SCORES & OUTDOORS
by Roland D. Hallee
A little while ago, while watching the National Geographic’s channel on television, I saw an episode of a series called Great Migrations, and became very interested in the Monarch butterflies, who are among the most intriguing of the migrating species.
The monarch, Danaus plexippus, is probably the best known of all North American butterflies. Its wings feature an easily recognizable orange and black pattern, with a wingspan of 3-1/2 – 4 inches.
The monarch is most famous for its southward migration and northward return in summer in the Americas which spans the lifetime of three to four generations of the butterfly.
The upper side of the wings is tawny-orange, the veins and margins are black, and in the margins are two series of small white spots. The fore wings also have a few orange spots near the tip. The underside is similar but the tip of the fore wing and hind wing are yellow-brown instead of tawny-orange and the white spots are larger.
In North America, the monarch ranges from southern Canada to northern South America.
Monarchs are especially noted for their lengthy annual migration. In North America they make massive southward migrations starting in August until the first frost. A northward migration takes place in the spring. The monarch is the only butterfly that migrates both north and south as the birds do on a regular basis. But no single individual makes the entire round trip. Female monarchs deposit eggs for the next generation during these migrations.
By the end of October, the population east of the Rocky Mountains migrates to the sanctuaries of the Mariposa Monarca Biosphere Reserve within the Trans-Mexican Volcanic Belt pine-oak forests in the Mexican states of Michoacán and México. The western population overwinters in various sites in central coastal and southern California, United States, notably in Pacific Grove and Santa Cruz.
The length of these journeys exceeds the normal lifespan of most monarchs, which is less than two months for butterflies born in early summer. The last generation — also known as the super generation — of the summer enters into a non-reproductive phase and may live seven months or more. These butterflies fly to one of many overwintering sites. The generation that overwinters generally does not reproduce until it leaves the overwintering site sometime in February and March.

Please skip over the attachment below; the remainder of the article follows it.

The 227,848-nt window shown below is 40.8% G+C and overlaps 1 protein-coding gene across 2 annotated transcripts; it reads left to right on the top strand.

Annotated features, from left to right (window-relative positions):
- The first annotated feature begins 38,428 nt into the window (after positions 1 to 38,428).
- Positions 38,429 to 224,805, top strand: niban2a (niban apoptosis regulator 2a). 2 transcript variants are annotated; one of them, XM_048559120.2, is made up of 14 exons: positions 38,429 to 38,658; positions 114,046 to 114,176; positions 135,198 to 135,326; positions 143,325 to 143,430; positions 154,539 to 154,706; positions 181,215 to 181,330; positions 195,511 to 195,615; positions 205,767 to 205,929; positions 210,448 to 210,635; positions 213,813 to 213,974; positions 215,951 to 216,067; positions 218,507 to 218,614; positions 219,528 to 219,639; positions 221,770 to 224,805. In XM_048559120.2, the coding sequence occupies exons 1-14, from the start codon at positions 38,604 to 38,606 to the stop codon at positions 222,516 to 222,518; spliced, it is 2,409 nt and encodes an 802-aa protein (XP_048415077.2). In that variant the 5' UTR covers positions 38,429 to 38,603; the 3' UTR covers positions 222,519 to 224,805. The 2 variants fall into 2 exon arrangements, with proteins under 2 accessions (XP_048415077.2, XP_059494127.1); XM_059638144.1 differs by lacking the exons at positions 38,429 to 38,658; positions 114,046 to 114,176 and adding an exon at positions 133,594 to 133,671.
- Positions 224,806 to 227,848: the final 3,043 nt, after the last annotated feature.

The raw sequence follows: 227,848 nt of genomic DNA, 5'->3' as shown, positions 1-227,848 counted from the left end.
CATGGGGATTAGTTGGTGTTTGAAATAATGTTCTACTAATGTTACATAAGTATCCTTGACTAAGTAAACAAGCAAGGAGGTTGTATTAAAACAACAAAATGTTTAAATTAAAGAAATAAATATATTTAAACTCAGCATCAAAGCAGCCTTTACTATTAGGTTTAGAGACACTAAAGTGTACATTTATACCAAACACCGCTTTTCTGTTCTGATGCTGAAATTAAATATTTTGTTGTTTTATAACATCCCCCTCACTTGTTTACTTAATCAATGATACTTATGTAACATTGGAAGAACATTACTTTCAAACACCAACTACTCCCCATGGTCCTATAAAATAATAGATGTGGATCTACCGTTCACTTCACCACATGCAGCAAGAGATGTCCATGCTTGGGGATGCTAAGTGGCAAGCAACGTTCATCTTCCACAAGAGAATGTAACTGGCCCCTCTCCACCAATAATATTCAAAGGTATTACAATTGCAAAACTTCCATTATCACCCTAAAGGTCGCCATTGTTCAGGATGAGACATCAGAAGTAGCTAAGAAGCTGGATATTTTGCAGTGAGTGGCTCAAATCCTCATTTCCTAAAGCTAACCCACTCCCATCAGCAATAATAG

It is the second, third and fourth generations that return to their northern locations in the United States and Canada in the spring. How the species manages to return to the same overwintering spots over a gap of several generations is still a subject of research; the flight patterns appear to be inherited, based on a combination of the position of the sun in the sky and a time-compensated sun compass that depends upon a circadian (repeating in a 24-hour cycle) clock that is based in their antennae.
Monarch butterflies are one of the few insects capable of making trans-Atlantic crossings. They are becoming more common in Bermuda due to increased usage of milkweed as an ornamental plant in flower gardens.
Because they feed mainly on milkweed, monarch butterflies are poisonous or distasteful to birds and mammals because of the presence of cardiac glycosides that are contained in milkweed consumed by the larva. It is thought that the bright colors of larva and adults function as warning colors. During hibernation monarch butterflies sometimes suffer losses because hungry birds pick through them looking for the butterflies with the least amount of poison, but in the process killing those that they reject. Some birds, such as orioles and jays have learned to eat only the thoracic muscles and abdominal contents because they contain less poison. In Mexico, about 14 percent of the overwintering monarchs are eaten by birds and mice.
Many people like to attract monarchs by growing a butterfly garden with a specific milkweed species. Many schools also enjoy growing and attending to monarch butterflies, starting with the caterpillar form. When the butterflies reach adulthood they are released into the wild.
A problem in North America is the black swallow-wort plant. Monarchs lay their eggs on these plants since they produce stimuli similar to milkweed. Once the eggs hatch, the caterpillars are poisoned by the toxicity of this invasive plant.
The common name “Monarch” was first published in 1874 by Samuel H. Scudder because “it is one of the largest of our butterflies, and rules a vast domain.”
Monarchs are beautiful to watch during the summer, but the next time you see one, think of what that particular butterfly may have gone through to be with us.
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